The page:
The answer is both.
There is no question that organizations are finding a huge amount of value in connected technologies to improve customer experience and drive efficiency; however, with most rewards comes risk.
Some risks of IoT:
- Increased network attack surface (because there are more entry points into the network)
- IoT ransomware attacks (ex. cyber-actor locks down control of your building’s HVAC system and will only release control if paid in bitcoin)
- Disrupted services due to a DDOS attack conducted by an army of IoT botnets
These threats are real, and they are only expected to accelerate.
Even the FBI agrees. In an alert issued in August 2018, the FBI warns that cyber actors are actively searching for vulnerable IoT devices to use as proxies, to route malicious traffic for a cyber-attack, and for computer network exploitation.
There have been several high-profile examples of breaches that involve IoT that have made headlines:
What Are Organizations Supposed To Do?
- Segment: According to the Rob Joyce of the NSA, one of the most important things to do is to is to “segment networks, devices and important data to make it harder for hackers to reach your jewels.” He goes on to say that “A well segmented network means that if a breach occurs, it can be contained… the difference between a contained and uncontained breach is the difference between an incident and a catastrophe.” Using the Las Vegas casino as an example, had the network been properly segmented, there would only have been access to the controls on the Internet-connected fish tank. The hacker would not have been able to laterally move to where the personal information of the casino’s high rollers was kept, but instead would have been contained to the “connected fish tank network segment”.
- Apply Security Profiles at the IoT Device: Another important aspect of IoT security is policy. Luckily, unlike people, IoT devices generally have a constrained number of hosts that they communicate with (ie. MRI machine with PACS server). Therefore, applying whitelist filters which deny all traffic unless it is specified to be with an authorized host can dramatically improve IoT security. Having rules with full L2-7 visibility is critical so that point-to-point IoT device communication is monitored, and how they are communicating is also monitored. That way if a malicious actor MAC spoofs an authorized IoT device, if the type of traffic being passed doesn’t align to the security profile (ie PC MAC spoofs an MRI machine but traffic being passed isn’t DICOM), it will still be blocked.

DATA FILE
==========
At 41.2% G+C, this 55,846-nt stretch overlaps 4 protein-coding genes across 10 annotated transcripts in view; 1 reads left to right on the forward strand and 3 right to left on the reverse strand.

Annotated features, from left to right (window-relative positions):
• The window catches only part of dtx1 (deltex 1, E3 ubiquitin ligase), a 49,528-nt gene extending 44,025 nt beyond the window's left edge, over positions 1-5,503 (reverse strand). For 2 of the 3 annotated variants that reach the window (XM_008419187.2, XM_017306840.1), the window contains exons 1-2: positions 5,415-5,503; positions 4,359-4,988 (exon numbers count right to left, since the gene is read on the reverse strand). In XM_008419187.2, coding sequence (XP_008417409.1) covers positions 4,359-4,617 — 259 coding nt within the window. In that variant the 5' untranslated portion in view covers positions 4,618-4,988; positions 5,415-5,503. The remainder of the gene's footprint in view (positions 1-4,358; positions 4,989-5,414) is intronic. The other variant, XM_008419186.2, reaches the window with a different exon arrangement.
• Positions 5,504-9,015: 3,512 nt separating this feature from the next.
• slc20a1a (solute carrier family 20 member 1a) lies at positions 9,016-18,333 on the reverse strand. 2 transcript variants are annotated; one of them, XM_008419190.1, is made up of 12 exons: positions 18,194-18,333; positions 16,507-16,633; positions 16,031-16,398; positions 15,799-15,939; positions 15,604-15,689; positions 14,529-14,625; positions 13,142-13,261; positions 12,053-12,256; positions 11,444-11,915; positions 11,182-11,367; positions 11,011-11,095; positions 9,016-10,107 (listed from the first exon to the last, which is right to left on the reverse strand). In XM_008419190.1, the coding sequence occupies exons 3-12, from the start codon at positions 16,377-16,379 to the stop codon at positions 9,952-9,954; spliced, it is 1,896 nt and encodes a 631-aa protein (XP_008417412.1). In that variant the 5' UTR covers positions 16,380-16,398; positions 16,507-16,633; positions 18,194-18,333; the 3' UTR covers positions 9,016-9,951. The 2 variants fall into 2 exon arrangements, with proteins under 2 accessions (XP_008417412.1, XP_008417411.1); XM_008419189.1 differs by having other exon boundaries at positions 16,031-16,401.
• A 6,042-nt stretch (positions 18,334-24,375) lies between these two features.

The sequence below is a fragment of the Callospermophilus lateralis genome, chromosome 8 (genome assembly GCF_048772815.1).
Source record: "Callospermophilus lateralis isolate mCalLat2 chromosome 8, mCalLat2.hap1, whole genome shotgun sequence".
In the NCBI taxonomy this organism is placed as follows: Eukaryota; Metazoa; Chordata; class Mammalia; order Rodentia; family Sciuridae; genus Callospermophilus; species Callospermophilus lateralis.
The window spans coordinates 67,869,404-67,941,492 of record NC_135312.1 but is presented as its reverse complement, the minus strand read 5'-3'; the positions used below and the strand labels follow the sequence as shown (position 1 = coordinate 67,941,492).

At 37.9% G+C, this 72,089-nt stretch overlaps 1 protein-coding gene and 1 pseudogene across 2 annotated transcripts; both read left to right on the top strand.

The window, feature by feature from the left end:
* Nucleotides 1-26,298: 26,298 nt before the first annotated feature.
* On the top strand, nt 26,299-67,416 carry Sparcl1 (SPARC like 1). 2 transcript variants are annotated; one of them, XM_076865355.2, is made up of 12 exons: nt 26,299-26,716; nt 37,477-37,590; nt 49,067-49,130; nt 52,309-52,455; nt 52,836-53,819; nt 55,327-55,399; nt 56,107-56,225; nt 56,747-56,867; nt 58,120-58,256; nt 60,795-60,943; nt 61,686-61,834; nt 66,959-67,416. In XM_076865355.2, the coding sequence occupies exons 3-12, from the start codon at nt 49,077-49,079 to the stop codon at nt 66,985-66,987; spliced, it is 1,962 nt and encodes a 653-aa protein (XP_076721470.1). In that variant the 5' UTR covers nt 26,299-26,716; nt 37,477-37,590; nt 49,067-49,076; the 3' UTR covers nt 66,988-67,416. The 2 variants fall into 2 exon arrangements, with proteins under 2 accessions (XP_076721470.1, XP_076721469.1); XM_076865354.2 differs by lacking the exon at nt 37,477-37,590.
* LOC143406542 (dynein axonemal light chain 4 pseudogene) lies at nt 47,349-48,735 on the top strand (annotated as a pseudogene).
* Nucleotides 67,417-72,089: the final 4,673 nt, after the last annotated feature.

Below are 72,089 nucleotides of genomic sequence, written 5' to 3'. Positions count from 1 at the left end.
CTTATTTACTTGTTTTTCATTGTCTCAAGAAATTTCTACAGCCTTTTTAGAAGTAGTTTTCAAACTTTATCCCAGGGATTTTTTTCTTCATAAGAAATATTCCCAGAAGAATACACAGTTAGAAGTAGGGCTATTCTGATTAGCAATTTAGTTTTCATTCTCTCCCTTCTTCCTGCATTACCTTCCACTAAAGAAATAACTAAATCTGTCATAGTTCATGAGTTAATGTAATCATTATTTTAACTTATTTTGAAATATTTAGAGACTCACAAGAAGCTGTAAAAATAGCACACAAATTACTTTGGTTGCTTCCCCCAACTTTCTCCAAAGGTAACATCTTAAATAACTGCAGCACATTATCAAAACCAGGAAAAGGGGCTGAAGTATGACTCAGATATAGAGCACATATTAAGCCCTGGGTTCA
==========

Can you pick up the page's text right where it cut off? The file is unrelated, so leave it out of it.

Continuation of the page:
- Analytics: Another important piece of the IoT security puzzle is analytics. Former Director of the FBI, Robert Mueller famously said “I am convinced that there are only two types of companies: those that have been hacked and those that will be.” Multi-layered defense is the best approach to security; however, it is simply impossible to protect against every single threat. Adding security at the IoT device limits entry points to the network. But if a breach still occurs, having a segmented network contains that breach to where it occurred mitigating further damage. Then having deep insight into the traffic within a segment ensures that anything anomalous can be detected and quickly remediated against. This is critical since in the 2018 Verizon Data Breach survey, 68% of reported breaches took months or longer to discover. Having analytics can reduce the length of time to detect such threats and mitigate the potential damage.
How Can Extreme Help?
Organizations require security for their critical devices and Extreme solutions make security simple and easy. Our new solution, Extreme Defender for IoT, helps businesses deploy the IoT solutions that they demand with greater peace of mind. Defender not only applies and enforces whitelist traffic profiles with full L2-7 visibility, it also isolates groups of IoT devices in their own secure network segment. Network segments can be IPSec tunnels that can be overlaid over any IP network (Extreme or other) or they can be done thru Extreme Fabric Connect hyper-segments. It is designed to provide layers of defense by monitoring and filtering traffic to and from the IoT device, as well as ensuring that groups of devices (security cameras, HVAC systems, Infusion pumps, PLCs, etc) are completely isolated within their own secure zone.
Defender for IoT also provides useful statistics and roaming information so that staff can monitor IoT device usage and track the location of critical devices. And It can be deployed with ExtremeAnalytics to provide Deep Packet Inspection and greater insights into what is occurring within the network.
To learn more about this innovative solution from Extreme please review these resources: